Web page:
From the Bonham Herald, December 29, 1932
By Myrtle Hancock
"No, I'm not going to tell you because you want it for the papers," said that kindly, modest gentlewoman with fine brown eyes and clear skin, Mrs. J. L. Caylor, when I went to see her on occasion of her seventy- ninth birthday. “Or course, I coaxed, "you wouldn't for your own sake, but there are so many other people who don't know the interesting things you do." So, we fell to talking.
First, she told me of how the family came from Cumberland County, East Tennessee, when she was only four years old. The father and other members of the family drove the covered wagons, while the mother drove the learn of horses hitched to a large vehicle somewhat like a surrey, but then called a hack. She had to use the brake so much that a large bunion developed upon her foot and it was necessary for her to wear specially made shoes designed and made by her husband. The family wagon train first stopped at Paris, Texas, to visit a brother of the mother, Shiloh Stubbs. They then went on into Hunt county and settled upon a farm 10 miles north of Greenville where the neighbors, as was then the custom, came over and helped build the house which was made of logs, notched at the ends to fit together. After the logs had been put in place they were chinked with a mixture of hay and mud and chimneys were made of slats chinked with mud reinforced with hay. Sometimes these chimneys caught on fire and the boys had to crawl on the roof to put out the fire. In front was a big room then, connected with a passage where one went down and up again, was the dining room. The kitchen had a big stick and mud fireplace wide enough to burn cord wood. From one side to the other about half way back was an iron rod which was built into the chimney. Over this rod a log chain was looped and into these loops hooks were put to hold the iron kettles in which the cooking was done. Sometimes as many as three of these big kettles were used at one time. Then big, wide, iron shovels with iron handles, beaten out at the blacksmith shop were used to pull out the coals to the front of the fireplace. Over these coals the iron ovens, which had legs, were put and in these ovens the women of the family baked potatoes, bread, etc. Mrs. Taylor said her mother made salt rising bread twice each week. Can't you smell it and don't you know the family of thirteen - there were twelve children and the mother “just took" two more walked about easy while it was coming up?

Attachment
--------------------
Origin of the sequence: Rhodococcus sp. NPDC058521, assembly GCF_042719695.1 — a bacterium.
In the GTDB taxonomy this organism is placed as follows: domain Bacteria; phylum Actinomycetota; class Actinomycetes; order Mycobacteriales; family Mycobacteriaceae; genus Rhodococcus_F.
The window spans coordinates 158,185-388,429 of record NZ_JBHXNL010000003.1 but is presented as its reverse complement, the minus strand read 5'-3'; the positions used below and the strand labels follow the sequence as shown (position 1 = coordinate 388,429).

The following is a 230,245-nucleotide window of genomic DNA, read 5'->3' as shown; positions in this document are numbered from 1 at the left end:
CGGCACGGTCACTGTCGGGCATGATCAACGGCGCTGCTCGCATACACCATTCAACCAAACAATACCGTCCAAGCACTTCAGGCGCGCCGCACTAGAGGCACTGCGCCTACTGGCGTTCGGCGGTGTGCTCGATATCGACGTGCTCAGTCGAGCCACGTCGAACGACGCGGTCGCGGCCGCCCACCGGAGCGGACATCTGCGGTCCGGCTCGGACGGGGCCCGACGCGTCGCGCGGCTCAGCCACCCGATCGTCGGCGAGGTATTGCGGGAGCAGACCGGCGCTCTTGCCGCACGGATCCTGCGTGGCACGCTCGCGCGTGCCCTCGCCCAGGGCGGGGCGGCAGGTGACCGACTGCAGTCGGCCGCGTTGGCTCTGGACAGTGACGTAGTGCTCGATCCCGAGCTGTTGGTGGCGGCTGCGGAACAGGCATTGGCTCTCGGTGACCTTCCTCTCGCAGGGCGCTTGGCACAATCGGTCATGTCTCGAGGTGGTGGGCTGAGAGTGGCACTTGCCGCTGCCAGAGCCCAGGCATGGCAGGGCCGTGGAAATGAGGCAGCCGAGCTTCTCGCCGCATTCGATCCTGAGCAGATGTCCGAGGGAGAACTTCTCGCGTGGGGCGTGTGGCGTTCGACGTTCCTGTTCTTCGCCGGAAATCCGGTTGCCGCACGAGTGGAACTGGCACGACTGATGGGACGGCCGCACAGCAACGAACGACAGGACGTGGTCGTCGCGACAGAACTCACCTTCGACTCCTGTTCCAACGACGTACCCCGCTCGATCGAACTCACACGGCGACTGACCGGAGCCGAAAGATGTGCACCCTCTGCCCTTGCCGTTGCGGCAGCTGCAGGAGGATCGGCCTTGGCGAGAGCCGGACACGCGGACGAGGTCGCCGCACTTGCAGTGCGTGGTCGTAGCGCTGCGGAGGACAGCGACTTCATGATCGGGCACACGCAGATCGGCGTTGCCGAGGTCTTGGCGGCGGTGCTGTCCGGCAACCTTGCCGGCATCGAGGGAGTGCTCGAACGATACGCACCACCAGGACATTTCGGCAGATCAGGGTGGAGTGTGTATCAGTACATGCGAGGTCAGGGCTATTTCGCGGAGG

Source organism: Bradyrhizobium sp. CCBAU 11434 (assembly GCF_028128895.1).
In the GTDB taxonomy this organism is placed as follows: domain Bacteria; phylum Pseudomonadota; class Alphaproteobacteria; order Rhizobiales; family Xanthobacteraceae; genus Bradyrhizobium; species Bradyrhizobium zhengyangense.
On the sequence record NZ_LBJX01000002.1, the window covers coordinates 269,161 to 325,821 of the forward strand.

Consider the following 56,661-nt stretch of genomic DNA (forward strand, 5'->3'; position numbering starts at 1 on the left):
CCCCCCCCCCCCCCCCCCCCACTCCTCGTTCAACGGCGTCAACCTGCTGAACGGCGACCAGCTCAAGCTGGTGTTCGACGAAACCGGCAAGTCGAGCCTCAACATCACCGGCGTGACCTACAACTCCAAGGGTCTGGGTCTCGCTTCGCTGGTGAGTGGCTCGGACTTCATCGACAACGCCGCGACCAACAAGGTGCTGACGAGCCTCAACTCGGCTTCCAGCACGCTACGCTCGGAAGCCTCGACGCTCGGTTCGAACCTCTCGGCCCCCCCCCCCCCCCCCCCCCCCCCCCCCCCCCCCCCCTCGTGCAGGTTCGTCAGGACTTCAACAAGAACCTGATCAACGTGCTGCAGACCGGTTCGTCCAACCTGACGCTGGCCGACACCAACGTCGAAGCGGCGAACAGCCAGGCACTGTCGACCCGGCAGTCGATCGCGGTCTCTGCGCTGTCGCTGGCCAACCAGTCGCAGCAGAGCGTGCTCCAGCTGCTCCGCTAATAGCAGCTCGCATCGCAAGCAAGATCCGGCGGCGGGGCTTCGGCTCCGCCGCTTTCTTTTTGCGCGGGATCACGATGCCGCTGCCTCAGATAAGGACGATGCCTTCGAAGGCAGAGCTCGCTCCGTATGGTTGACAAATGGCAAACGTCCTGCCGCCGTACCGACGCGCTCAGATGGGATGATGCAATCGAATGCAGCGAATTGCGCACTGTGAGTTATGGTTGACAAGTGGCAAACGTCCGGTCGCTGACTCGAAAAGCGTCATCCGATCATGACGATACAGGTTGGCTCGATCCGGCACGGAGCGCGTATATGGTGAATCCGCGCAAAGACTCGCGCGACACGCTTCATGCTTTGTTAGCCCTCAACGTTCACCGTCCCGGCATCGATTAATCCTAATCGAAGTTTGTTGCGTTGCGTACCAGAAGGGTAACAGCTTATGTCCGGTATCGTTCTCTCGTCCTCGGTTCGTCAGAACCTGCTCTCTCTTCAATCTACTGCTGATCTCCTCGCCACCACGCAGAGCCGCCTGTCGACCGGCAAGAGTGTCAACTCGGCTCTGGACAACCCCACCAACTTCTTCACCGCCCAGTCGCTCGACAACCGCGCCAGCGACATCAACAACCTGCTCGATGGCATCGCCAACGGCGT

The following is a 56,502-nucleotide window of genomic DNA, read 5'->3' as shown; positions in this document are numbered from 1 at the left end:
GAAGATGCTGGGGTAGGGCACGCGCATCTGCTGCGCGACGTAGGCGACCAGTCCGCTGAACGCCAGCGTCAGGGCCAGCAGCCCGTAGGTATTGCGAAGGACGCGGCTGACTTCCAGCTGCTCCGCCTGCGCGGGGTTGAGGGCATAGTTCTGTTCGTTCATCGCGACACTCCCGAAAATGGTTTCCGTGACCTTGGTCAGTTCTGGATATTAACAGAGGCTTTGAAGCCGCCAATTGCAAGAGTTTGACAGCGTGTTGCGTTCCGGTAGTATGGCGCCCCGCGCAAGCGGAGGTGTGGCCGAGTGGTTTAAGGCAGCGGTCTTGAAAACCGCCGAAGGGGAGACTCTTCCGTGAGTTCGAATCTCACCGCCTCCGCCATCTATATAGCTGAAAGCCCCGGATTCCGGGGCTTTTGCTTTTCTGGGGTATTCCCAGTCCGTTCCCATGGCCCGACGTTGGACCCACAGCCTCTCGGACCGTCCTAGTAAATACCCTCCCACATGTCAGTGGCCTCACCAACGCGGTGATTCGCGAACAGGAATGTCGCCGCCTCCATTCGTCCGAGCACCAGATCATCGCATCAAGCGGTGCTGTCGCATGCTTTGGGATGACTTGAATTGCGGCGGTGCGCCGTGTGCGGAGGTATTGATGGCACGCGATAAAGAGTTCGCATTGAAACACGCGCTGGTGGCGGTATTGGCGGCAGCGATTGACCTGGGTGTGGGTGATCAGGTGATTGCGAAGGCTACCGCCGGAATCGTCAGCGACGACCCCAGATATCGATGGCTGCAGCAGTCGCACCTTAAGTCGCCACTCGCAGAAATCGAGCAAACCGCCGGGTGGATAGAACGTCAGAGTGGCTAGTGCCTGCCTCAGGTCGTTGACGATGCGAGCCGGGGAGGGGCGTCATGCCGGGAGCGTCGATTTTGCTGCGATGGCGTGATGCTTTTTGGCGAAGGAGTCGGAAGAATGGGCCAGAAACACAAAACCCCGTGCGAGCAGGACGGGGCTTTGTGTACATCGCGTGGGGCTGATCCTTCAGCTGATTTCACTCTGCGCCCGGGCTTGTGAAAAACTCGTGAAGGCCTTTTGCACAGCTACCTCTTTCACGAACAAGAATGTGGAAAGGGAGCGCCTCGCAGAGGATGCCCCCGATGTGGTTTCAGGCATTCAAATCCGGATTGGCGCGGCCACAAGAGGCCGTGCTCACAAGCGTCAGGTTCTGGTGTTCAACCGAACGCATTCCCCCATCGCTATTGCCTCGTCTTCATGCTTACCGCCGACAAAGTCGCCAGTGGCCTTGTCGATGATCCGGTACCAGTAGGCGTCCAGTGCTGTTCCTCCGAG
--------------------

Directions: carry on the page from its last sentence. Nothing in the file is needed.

To one side of the kitchen was a big closet in which meal and other provisions were kept. The kitchen floor was of dirt and Mrs. Caylor says she used to sweep it with a broom made of broom weeds gathered from the prairie and tied to a handle with a cord made from cotton spun by the mother. The black land which made the floor became packed and the floor was hard and smooth.
In those days the school was held in church House. The first school she attended was known by the poetic term of "Hog Eye", though why is not known. Relatives came to visit by the week. Deer were to be seen in gangs of twelve. With their heads adorned with long horns, held high, they would go galloping by in a row. Panthers could be heard as their terrifying screams rent the air.
The nearest neighbor was a Methodist minister, Reverend Culver and he lived half a mile away. The whole family often went to camp meeting which was held under a brush arbor. The first church built was small but well attended and the behavior was of the best, to use her own words, "never saw such reverence in my life."